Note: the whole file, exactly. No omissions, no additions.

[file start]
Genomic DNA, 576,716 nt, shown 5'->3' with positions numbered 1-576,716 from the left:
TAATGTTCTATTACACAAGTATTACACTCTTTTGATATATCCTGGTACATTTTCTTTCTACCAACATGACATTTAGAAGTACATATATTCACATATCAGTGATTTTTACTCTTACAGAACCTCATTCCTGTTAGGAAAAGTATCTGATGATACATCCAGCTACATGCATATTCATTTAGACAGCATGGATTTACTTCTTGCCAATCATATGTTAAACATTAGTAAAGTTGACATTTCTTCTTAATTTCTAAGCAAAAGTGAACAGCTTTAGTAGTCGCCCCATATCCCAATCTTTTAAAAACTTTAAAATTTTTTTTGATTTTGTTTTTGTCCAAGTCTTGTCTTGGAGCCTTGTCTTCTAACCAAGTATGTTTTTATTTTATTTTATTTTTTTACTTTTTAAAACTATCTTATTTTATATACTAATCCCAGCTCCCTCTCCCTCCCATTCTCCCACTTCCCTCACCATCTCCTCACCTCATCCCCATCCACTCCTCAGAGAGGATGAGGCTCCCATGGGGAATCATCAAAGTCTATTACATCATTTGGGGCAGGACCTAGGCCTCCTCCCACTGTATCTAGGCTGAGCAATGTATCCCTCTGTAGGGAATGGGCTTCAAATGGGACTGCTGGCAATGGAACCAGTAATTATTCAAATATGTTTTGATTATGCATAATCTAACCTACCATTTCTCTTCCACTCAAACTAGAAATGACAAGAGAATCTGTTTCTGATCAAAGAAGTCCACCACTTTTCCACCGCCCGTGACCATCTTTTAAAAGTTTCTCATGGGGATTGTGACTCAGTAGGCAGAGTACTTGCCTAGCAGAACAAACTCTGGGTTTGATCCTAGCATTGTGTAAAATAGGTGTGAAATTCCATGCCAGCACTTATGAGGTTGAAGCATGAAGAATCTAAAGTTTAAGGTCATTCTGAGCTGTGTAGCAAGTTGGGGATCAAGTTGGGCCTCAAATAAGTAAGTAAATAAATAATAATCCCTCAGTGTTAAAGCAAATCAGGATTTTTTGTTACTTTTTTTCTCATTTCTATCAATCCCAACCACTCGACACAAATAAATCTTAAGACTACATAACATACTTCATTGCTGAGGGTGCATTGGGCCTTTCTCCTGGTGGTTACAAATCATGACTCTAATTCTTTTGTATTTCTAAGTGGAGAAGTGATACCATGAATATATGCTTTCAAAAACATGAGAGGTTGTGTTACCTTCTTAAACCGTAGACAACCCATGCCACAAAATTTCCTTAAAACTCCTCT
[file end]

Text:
Genomic DNA, 576,716 nt, shown 5'->3' with positions numbered 1-576,716 from the left:
TAATGTTCTATTACACAAGTATTACACTCTTTTGATATATCCTGGTACATTTTCTTTCTACCAACATGACATTTAGAAGTACATATATTCACATATCAGTGATTTTTACTCTTACAGAACCTCATTCCTGTTAGGAAAAGTATCTGATGATACATCCAGCTACATGCATATTCATTTAGACAGCATGGATTTACTTCTTGCCAATCATATGTTAAACATTAGTAAAGTTGACATTTCTTCTTAATTTCTAAGCAAAAGTGAACAGCTTTAGTAGTCGCCCCATATCCCAATCTTTTAAAAACTTTAAAATTTTTTTTGATTTTGTTTTTGTCCAAGTCTTGTCTTGGAGCCTTGTCTTCTAACCAAGTATGTTTTTATTTTATTTTATTTTTTTACTTTTTAAAACTATCTTATTTTATATACTAATCCCAGCTCCCTCTCCCTCCCATTCTCCCACTTCCCTCACCATCTCCTCACCTCATCCCCATCCACTCCTCAGAGAGGATGAGGCTCCCATGGGGAATCATCAAAGTCTATTACATCATTTGGGGCAGGACCTAGGCCTCCTCCCACTGTATCTAGGCTGAGCAATGTATCCCTCTGTAGGGAATGGGCTTCAAATGGGACTGCTGGCAATGGAACCAGTAATTATTCAAATATGTTTTGATTATGCATAATCTAACCTACCATTTCTCTTCCACTCAAACTAGAAATGACAAGAGAATCTGTTTCTGATCAAAGAAGTCCACCACTTTTCCACCGCCCGTGACCATCTTTTAAAAGTTTCTCATGGGGATTGTGACTCAGTAGGCAGAGTACTTGCCTAGCAGAACAAACTCTGGGTTTGATCCTAGCATTGTGTAAAATAGGTGTGAAATTCCATGCCAGCACTTATGAGGTTGAAGCATGAAGAATCTAAAGTTTAAGGTCATTCTGAGCTGTGTAGCAAGTTGGGGATCAAGTTGGGCCTCAAATAAGTAAGTAAATAAATAATAATCCCTCAGTGTTAAAGCAAATCAGGATTTTTTGTTACTTTTTTTCTCATTTCTATCAATCCCAACCACTCGACACAAATAAATCTTAAGACTACATAACATACTTCATTGCTGAGGGTGCATTGGGCCTTTCTCCTGGTGGTTACAAATCATGACTCTAATTCTTTTGTATTTCTAAGTGGAGAAGTGATACCATGAATATATGCTTTCAAAAACATGAGAGGTTGTGTTACCTTCTTAAACCGTAGACAACCCATGCCACAAAATTTCCTTAAAACTCCTCT